The Latest on Day 10 of the Ukraine Crisis

From by Eugene Daniels on the latest in Ukraine, Washington, and Russia:


— “Russian forces continued to shell the Ukrainian city of Mariupol on Saturday, despite agreeing to a ceasefire just hours earlier — throwing an attempted mass evacuation of civilians into chaos,” reports the BBC.

“Due to the fact that the Russian side is not sticking to the ceasefire and continues to shoot Mariupol itself and the outskirts, the evacuation has been postponed,” a statement from Mariupol authorities read. Meanwhile, Russian officials “said civilians had not used the escape routes from Mariupol and Volnovakha and accused Ukrainian authorities of preventing people from leaving.”

On Friday, Ukrainian President VOLODYMYR ZELENSKYY blasted NATO’s decision not to impose a no-fly zone over Ukraine: “All the people who die from this day forward will also die because of you, because of your weakness, because of your lack of unity,” he said. “The alliance has given the green light to the bombing of Ukrainian cities and villages by refusing to create a no-fly zone.”

— A British team with Sky News was injured in an ambush in Kyiv on Monday — read one reporter’s terrifying account. With video

— NYT:A video received by The Times gives a glimpse inside the Zaporizhzhia nuclear power plant in Ukraine as it was being attacked by Russian forces on Friday morning.”


— All U.S. senators were invited to take part in a virtual meeting with Zelenskyy scheduled for this morning at 9:30 a.m.

While Zelenskyy has met with senators before — including a bipartisan group that visited Ukraine in January — this is the first time he’ll be speaking with them since the invasion of his country. It’s not clear how many senators will join, but a senior Senate staffer told me Friday night that “we expect strong turnout.”

The meeting comes as Congress is deciding whether to send more aid to Ukraine, including a $10 billion emergency request from President JOE BIDEN.

— The White House is now considering banning oil imports from Russia, Bloomberg’s Ari Natter, Jennifer Jacobs, Saleha Mohsin and Nick Wadhams scooped Friday. “Among the implications of an oil ban the White House is assessing is if the move would actually hurt the Russian economy, or if the crude would simply go to other markets and drive up U.S. gasoline prices,” the four write.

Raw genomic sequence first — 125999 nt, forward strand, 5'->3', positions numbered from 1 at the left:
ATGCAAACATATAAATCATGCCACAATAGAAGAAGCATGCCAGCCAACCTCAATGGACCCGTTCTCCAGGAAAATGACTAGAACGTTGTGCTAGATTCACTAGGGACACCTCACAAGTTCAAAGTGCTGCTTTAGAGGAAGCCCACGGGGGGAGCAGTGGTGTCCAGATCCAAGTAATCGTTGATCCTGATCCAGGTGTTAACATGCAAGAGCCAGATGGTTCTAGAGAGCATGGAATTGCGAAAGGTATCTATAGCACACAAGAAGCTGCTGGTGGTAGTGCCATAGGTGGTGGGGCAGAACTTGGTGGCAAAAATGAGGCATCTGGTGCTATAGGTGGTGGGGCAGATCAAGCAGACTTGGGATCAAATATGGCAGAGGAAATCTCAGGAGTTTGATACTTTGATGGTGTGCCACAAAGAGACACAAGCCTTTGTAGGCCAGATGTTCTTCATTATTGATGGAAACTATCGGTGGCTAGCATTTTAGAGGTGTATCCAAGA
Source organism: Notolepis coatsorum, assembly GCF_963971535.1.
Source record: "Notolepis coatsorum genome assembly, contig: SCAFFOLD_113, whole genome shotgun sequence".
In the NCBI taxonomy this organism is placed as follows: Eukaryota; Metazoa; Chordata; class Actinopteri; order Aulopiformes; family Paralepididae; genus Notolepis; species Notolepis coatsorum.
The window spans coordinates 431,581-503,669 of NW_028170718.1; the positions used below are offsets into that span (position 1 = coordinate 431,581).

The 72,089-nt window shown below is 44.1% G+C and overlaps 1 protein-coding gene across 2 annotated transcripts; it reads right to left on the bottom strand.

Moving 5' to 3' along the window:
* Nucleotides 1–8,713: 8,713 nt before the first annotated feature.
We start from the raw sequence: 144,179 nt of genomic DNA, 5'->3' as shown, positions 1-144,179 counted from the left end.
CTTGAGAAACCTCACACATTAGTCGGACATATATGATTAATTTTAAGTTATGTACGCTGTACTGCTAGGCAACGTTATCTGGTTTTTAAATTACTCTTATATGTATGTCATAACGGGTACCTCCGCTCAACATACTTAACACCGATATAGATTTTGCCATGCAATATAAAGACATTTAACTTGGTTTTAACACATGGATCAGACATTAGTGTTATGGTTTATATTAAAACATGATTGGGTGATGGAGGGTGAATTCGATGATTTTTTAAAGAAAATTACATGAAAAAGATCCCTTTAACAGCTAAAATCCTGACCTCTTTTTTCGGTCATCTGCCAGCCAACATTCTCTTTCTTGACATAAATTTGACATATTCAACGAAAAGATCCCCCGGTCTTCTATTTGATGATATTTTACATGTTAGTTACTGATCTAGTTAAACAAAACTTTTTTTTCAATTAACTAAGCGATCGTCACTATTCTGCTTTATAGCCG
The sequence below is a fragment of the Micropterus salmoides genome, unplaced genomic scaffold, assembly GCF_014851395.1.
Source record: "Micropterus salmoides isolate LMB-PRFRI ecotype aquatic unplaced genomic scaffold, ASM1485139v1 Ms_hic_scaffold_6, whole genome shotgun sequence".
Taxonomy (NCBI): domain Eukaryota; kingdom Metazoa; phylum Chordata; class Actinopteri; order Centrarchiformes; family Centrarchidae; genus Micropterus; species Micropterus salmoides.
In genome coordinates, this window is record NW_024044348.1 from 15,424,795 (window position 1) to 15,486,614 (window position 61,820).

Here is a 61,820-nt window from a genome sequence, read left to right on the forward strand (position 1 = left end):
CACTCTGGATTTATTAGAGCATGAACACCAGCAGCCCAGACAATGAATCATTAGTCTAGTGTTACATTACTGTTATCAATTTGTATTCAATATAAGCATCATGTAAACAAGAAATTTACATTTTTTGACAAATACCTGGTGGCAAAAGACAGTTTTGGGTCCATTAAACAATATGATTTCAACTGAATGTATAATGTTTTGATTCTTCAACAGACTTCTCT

On Capitol Hill, momentum for a bill banning Russian oil has been building for days. Senators on both sides of the aisle have made clear they are ready to pass a bill, and Speaker NANCY PELOSI announced her support for the move Thursday.

But the White House isn’t fully on board with the idea. Their reasoning: a concern that pulling any oil out of the market would likely raise gas prices — and if that were to occur, the White House, not Congress, is likely to take the blame.

— U.S. officials are debating how to aid a possible Zelenskyy government in exile,NBC’s Scott Wong reports. “[L]awmakers in Washington say it is critically important that Zelenskyy and his top officials stay alive — even if it means whisking them away to another European capital.” But Zelenskyy has been clear he isn’t leaving his country.


— President VLADIMIR PUTIN “clamped down harder Friday on news and free speech than at any time in [his] 22 years in power,” NYT’s Anton Troianovski reports. Effective today, the law criminalizes “false information” about Putin’s war with up to 15 years in prison. In a particularly Orwellian twist, that could even make it illegal to call the war a “war” — the Kremlin says it is a “special military operation.”

— That’s led Western media outlets in the country to move quickly to protect their journalists. Bloomberg News followed the BBC in suspending their reporting in Russia. CNN stopped airing in the country, and ABC and CBS suspended their broadcasts (at least temporarily). WaPo is dropping its bylines and datelines for reporting in Russia to protect its journalists’ safety.

— Russia’s moves to isolate its internet from the rest of the world (and the rest of the world’s moves to isolate Russia) “could fundamentally change the way that Russians get their information and connect — or fail to connect — with the rest of the world,” Emily Birnbaum and Rebecca Kern report. “It’s bringing Putin’s Russia many steps closer to a so-called splinternet in which the West and Russia operate in different online spheres.”

More reading: “Zelensky’s call for volunteers to defend Ukraine heeded by thousands from abroad,” FT … “How the West Unplugged Russia From the World’s Financial Systems,” WSJ … “LGBTQ refugees fleeing Ukraine face discrimination in countries with anti-gay laws,” NPR

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